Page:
Makara/Makar Sankranti or Uttarayan or Maghi or simply Sankranti, also known in West Bengal as Mokor Sonkranti, in Mithila as Til Sakraait and in Nepal as Maghe Sankranti, ‘Sankranti’ here means ‘transfer’, this day is considered as the transition day of Sun into Capricorn. Now the sun moves northwards in the Hindu calendar, dedicated to the deity Surya (sun), many native multi-day festivals are organised all over India. It is observed each year the day Sun enters the Capricorn zodiac which corresponds with the month of January as per the Gregorian calendar. It marks the first day of the sun’s transit into Makara rashi (Capricorn).
Due to the addition of one day in leap years, the date of Makar Sankranti may vary a bit. On leap years it falls on 15 January, otherwise on 14 January.
The festivities associated with Makar Sankranti are known by various names Magh Bihu in Assam, Maghi in Punjab, Maghi Saaji in Himachal Pradesh, Maghi Sangrand or Uttarain (Uttarayana) in Jammu, Sakrat in Haryana, Sakraat in Rajasthan, Sukarat in central India, Pongal in Tamil Nadu, Uttarayan in Gujarat, and UttarPradesh, Ghughuti in Uttarakhand, Dahi Chura in Bihar, Makar Sankranti in Odisha, Karnataka, Maharashtra, Goa, West Bengal (also called Poush Sankranti), Uttar Pradesh (also called Khichidi Sankranti), Uttarakhand (also called Uttarayani) or as simply, Sankranti in Andhra Pradesh and Telangana, Maghe Sankranti (Nepal), Songkran (Thailand), Thingyan (Myanmar), Mohan Songkran (Cambodia), and Shishur Senkrath (Kashmir). On Makar Sankranti, the Sun god is worshipped along with Lord Vishnu and goddess Lakshmi throughout India.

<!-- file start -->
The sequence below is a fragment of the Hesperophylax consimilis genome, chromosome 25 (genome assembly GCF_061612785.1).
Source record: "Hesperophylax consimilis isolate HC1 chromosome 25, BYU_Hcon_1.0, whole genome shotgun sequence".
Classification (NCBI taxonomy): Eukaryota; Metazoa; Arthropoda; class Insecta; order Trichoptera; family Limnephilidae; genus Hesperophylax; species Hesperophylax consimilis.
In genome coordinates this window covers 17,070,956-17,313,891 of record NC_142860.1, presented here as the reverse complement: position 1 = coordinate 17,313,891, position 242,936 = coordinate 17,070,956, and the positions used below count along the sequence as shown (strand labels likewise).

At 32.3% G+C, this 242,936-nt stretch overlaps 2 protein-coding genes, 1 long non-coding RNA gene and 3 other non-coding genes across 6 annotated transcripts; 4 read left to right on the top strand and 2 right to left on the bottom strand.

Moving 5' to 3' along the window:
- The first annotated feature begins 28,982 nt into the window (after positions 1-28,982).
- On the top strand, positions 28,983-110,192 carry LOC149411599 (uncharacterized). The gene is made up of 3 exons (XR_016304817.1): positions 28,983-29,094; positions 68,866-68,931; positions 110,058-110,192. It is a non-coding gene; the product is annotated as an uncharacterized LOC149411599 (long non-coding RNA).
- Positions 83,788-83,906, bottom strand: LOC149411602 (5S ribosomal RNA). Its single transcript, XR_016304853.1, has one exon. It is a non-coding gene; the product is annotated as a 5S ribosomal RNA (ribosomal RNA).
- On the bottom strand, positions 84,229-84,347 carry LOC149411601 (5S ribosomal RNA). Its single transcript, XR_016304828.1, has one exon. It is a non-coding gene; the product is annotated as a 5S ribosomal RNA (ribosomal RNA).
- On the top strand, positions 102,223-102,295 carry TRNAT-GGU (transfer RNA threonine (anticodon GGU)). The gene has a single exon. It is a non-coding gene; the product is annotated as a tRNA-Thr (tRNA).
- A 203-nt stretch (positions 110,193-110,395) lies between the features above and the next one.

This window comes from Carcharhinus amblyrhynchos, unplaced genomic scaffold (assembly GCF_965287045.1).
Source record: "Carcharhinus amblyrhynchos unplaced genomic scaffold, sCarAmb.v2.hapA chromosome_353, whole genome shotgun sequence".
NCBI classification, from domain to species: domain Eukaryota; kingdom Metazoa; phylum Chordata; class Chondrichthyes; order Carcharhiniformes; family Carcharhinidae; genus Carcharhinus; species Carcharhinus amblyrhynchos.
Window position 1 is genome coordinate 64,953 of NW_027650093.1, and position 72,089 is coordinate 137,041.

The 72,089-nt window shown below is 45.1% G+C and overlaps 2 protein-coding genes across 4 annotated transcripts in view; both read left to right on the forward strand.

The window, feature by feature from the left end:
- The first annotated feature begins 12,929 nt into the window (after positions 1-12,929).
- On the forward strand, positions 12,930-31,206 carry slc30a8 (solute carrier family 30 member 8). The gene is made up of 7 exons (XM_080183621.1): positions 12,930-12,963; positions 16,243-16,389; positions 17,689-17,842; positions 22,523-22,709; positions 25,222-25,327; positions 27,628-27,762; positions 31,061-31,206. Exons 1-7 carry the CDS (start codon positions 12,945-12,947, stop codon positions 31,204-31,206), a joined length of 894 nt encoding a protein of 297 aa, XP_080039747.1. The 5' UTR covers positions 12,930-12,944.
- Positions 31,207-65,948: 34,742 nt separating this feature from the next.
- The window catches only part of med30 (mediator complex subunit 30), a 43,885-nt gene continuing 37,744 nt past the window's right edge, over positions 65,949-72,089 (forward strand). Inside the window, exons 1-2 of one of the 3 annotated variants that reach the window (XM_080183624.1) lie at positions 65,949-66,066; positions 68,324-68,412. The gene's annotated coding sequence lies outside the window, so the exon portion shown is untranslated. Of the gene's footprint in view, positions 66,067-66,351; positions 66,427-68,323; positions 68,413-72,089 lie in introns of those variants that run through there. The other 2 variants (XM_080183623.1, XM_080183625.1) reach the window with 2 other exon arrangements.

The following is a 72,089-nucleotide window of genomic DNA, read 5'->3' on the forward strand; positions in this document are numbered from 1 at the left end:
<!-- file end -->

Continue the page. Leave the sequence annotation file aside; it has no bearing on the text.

Makar Sankranti is observed with social festivities such as colourful decorations, rural children going house to house, singing and asking for treats in some areas, melas (fairs), dances, kite flying, bonfires and feasts. The Magha Mela, according to Indologist Diana L. Eck, is mentioned in the Hindu epic Mahabharata. Many observers go to sacred rivers or lakes and bathe in a ceremony of thanks to the sun. Every twelve years, the Hindus observe Makar Sankranti with Kumbha Mela – one of the world’s largest mass pilgrimage, with an estimated 60 to 100 million people attending the event. At this event, they say a prayer to the sun and bathe at the Prayagaraj confluence of the River Ganga and River Yamuna, a tradition attributed to Adi Shankaracharya.